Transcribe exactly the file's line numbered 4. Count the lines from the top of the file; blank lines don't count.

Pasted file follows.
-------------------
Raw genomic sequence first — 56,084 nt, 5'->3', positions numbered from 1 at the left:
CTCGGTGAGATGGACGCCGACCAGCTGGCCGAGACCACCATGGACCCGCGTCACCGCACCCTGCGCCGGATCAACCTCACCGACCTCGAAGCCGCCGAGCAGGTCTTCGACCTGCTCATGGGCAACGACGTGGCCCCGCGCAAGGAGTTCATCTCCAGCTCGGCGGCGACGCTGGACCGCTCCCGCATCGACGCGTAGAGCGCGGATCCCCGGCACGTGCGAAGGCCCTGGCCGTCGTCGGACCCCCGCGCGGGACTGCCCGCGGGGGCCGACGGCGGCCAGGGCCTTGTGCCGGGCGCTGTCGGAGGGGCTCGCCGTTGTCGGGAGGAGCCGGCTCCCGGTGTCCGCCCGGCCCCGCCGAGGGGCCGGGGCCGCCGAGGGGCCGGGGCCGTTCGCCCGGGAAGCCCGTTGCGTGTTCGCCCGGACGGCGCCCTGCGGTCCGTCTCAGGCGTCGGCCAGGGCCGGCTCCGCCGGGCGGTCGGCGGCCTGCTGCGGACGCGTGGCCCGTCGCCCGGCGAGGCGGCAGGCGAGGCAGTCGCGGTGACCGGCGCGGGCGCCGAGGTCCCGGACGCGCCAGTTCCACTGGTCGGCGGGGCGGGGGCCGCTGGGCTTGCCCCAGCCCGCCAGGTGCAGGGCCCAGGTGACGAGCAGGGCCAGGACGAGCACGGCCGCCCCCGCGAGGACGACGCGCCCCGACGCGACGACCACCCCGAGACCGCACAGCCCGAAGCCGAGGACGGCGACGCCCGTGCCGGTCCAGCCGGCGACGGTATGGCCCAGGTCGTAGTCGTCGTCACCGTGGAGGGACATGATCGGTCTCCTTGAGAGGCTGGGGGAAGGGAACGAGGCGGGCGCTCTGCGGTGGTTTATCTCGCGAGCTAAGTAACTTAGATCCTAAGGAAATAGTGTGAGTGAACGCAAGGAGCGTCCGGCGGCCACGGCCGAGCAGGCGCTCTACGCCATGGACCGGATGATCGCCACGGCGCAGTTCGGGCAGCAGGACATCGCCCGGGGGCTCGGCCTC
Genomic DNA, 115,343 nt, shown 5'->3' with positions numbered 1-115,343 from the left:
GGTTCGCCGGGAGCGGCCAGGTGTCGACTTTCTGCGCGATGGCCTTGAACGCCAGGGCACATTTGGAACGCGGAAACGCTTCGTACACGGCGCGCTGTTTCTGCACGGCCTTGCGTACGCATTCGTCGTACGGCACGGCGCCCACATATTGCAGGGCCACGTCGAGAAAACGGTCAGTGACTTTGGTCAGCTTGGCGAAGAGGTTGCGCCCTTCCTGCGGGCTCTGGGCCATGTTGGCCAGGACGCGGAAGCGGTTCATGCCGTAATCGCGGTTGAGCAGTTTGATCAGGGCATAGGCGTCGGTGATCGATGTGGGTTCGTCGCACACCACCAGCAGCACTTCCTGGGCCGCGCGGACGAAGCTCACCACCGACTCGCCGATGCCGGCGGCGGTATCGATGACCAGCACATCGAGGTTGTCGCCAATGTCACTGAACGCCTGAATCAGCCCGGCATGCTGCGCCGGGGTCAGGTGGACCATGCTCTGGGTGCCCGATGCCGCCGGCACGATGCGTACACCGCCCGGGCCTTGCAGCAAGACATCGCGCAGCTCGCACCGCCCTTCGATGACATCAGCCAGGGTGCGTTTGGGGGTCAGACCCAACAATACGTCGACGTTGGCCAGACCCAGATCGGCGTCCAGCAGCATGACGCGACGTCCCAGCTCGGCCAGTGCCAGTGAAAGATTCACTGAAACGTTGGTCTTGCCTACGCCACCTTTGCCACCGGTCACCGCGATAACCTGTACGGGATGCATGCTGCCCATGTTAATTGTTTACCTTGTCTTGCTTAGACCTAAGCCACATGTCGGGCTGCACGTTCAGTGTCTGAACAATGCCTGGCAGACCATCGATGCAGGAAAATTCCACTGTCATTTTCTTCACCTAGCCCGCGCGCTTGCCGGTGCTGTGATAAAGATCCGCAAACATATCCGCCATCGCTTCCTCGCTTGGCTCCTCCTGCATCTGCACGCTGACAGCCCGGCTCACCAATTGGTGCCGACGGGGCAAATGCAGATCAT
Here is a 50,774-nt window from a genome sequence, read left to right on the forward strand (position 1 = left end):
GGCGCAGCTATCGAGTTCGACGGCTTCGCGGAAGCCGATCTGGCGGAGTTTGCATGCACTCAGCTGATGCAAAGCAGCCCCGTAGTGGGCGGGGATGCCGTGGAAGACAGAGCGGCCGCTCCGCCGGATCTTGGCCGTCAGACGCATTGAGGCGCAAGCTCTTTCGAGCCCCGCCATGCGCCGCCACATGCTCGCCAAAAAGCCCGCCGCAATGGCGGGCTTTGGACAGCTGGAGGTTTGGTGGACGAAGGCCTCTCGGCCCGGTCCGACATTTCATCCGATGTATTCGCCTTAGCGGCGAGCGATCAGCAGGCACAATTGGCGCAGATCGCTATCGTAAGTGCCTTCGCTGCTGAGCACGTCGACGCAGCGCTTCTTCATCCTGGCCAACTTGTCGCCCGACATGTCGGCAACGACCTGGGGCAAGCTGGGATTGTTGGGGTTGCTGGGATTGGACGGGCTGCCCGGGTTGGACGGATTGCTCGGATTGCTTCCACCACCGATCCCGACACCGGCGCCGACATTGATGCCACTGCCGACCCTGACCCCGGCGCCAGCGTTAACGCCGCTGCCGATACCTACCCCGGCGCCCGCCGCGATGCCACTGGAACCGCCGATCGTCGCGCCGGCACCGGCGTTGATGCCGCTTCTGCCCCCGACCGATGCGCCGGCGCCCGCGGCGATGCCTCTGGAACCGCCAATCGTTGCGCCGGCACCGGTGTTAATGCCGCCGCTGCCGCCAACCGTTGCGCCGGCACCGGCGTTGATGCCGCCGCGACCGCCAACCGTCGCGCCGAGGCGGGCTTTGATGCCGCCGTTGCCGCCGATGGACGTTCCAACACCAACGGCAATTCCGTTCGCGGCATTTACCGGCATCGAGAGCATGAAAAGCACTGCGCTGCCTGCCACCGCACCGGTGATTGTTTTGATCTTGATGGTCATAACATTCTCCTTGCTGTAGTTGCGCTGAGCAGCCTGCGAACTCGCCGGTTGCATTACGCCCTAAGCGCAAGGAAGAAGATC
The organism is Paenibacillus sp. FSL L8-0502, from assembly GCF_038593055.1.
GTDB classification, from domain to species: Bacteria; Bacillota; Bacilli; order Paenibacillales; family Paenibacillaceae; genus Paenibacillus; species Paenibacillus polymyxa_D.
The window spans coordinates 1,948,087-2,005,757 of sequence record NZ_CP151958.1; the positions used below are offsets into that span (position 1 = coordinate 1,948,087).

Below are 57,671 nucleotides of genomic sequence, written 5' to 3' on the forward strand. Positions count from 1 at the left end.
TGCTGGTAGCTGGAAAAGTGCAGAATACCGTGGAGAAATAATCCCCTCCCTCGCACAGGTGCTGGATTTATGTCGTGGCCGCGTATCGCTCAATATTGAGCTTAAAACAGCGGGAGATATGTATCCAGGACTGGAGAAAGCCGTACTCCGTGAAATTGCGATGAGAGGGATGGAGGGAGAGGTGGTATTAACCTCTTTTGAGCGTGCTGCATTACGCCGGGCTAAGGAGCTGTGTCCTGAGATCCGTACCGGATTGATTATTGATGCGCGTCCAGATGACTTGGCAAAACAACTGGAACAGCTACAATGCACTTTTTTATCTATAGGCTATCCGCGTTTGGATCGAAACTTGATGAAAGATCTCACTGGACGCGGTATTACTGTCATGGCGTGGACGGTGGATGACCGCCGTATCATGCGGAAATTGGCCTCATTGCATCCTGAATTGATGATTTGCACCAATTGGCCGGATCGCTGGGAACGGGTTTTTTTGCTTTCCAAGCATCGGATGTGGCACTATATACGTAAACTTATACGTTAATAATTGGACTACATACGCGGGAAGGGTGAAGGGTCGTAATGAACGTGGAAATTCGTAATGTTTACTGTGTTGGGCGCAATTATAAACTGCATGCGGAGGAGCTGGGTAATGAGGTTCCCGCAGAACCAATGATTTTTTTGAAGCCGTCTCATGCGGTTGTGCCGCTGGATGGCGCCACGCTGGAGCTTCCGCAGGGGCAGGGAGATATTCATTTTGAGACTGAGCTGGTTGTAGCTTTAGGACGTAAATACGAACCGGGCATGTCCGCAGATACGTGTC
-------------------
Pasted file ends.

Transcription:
GGTTCGCCGGGAGCGGCCAGGTGTCGACTTTCTGCGCGATGGCCTTGAACGCCAGGGCACATTTGGAACGCGGAAACGCTTCGTACACGGCGCGCTGTTTCTGCACGGCCTTGCGTACGCATTCGTCGTACGGCACGGCGCCCACATATTGCAGGGCCACGTCGAGAAAACGGTCAGTGACTTTGGTCAGCTTGGCGAAGAGGTTGCGCCCTTCCTGCGGGCTCTGGGCCATGTTGGCCAGGACGCGGAAGCGGTTCATGCCGTAATCGCGGTTGAGCAGTTTGATCAGGGCATAGGCGTCGGTGATCGATGTGGGTTCGTCGCACACCACCAGCAGCACTTCCTGGGCCGCGCGGACGAAGCTCACCACCGACTCGCCGATGCCGGCGGCGGTATCGATGACCAGCACATCGAGGTTGTCGCCAATGTCACTGAACGCCTGAATCAGCCCGGCATGCTGCGCCGGGGTCAGGTGGACCATGCTCTGGGTGCCCGATGCCGCCGGCACGATGCGTACACCGCCCGGGCCTTGCAGCAAGACATCGCGCAGCTCGCACCGCCCTTCGATGACATCAGCCAGGGTGCGTTTGGGGGTCAGACCCAACAATACGTCGACGTTGGCCAGACCCAGATCGGCGTCCAGCAGCATGACGCGACGTCCCAGCTCGGCCAGTGCCAGTGAAAGATTCACTGAAACGTTGGTCTTGCCTACGCCACCTTTGCCACCGGTCACCGCGATAACCTGTACGGGATGCATGCTGCCCATGTTAATTGTTTACCTTGTCTTGCTTAGACCTAAGCCACATGTCGGGCTGCACGTTCAGTGTCTGAACAATGCCTGGCAGACCATCGATGCAGGAAAATTCCACTGTCATTTTCTTCACCTAGCCCGCGCGCTTGCCGGTGCTGTGATAAAGATCCGCAAACATATCCGCCATCGCTTCCTCGCTTGGCTCCTCCTGCATCTGCACGCTGACAGCCCGGCTCACCAATTGGTGCCGACGGGGCAAATGCAGATCAT